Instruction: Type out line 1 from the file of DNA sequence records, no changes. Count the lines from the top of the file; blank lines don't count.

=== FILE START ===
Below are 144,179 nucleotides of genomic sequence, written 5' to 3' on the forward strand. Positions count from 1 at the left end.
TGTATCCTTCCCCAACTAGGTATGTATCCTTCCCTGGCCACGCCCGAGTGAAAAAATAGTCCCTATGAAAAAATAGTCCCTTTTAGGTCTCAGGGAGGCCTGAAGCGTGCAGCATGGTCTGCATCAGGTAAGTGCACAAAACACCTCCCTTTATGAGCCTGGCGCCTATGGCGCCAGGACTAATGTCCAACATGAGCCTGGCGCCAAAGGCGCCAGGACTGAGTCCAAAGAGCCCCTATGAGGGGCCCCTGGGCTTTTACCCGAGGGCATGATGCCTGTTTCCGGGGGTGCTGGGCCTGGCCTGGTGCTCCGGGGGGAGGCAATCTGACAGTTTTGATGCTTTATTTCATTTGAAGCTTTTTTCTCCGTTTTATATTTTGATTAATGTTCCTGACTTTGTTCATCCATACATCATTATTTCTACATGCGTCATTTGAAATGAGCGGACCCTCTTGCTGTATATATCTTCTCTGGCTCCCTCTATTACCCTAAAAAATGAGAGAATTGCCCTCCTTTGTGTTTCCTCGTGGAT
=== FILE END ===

Below are 144,179 nucleotides of genomic sequence, written 5' to 3' on the forward strand. Positions count from 1 at the left end.